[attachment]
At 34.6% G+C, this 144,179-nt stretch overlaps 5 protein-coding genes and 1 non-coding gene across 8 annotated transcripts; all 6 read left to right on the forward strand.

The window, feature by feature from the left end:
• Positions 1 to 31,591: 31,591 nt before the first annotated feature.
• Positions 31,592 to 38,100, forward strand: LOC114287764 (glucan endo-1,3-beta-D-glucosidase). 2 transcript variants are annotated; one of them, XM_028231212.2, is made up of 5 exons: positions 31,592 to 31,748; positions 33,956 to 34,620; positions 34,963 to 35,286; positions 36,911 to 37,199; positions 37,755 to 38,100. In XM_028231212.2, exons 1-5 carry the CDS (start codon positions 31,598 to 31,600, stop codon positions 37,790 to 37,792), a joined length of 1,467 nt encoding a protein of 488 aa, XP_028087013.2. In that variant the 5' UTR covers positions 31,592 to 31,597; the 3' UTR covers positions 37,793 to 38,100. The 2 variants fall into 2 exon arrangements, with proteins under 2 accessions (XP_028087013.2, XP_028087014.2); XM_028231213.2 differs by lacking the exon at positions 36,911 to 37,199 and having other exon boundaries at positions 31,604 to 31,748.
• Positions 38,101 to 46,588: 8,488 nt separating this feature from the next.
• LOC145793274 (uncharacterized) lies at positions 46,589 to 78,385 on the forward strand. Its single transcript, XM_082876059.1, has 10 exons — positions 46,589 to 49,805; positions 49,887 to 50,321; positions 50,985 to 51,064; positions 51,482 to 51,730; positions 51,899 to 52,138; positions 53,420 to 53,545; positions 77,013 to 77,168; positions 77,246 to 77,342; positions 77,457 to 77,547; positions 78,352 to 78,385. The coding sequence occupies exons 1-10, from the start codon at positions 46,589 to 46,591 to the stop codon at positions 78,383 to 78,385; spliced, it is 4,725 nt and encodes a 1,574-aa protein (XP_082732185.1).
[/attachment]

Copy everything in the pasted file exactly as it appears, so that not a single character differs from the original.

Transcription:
At 34.6% G+C, this 144,179-nt stretch overlaps 5 protein-coding genes and 1 non-coding gene across 8 annotated transcripts; all 6 read left to right on the forward strand.

The window, feature by feature from the left end:
• Positions 1 to 31,591: 31,591 nt before the first annotated feature.
• Positions 31,592 to 38,100, forward strand: LOC114287764 (glucan endo-1,3-beta-D-glucosidase). 2 transcript variants are annotated; one of them, XM_028231212.2, is made up of 5 exons: positions 31,592 to 31,748; positions 33,956 to 34,620; positions 34,963 to 35,286; positions 36,911 to 37,199; positions 37,755 to 38,100. In XM_028231212.2, exons 1-5 carry the CDS (start codon positions 31,598 to 31,600, stop codon positions 37,790 to 37,792), a joined length of 1,467 nt encoding a protein of 488 aa, XP_028087013.2. In that variant the 5' UTR covers positions 31,592 to 31,597; the 3' UTR covers positions 37,793 to 38,100. The 2 variants fall into 2 exon arrangements, with proteins under 2 accessions (XP_028087013.2, XP_028087014.2); XM_028231213.2 differs by lacking the exon at positions 36,911 to 37,199 and having other exon boundaries at positions 31,604 to 31,748.
• Positions 38,101 to 46,588: 8,488 nt separating this feature from the next.
• LOC145793274 (uncharacterized) lies at positions 46,589 to 78,385 on the forward strand. Its single transcript, XM_082876059.1, has 10 exons — positions 46,589 to 49,805; positions 49,887 to 50,321; positions 50,985 to 51,064; positions 51,482 to 51,730; positions 51,899 to 52,138; positions 53,420 to 53,545; positions 77,013 to 77,168; positions 77,246 to 77,342; positions 77,457 to 77,547; positions 78,352 to 78,385. The coding sequence occupies exons 1-10, from the start codon at positions 46,589 to 46,591 to the stop codon at positions 78,383 to 78,385; spliced, it is 4,725 nt and encodes a 1,574-aa protein (XP_082732185.1).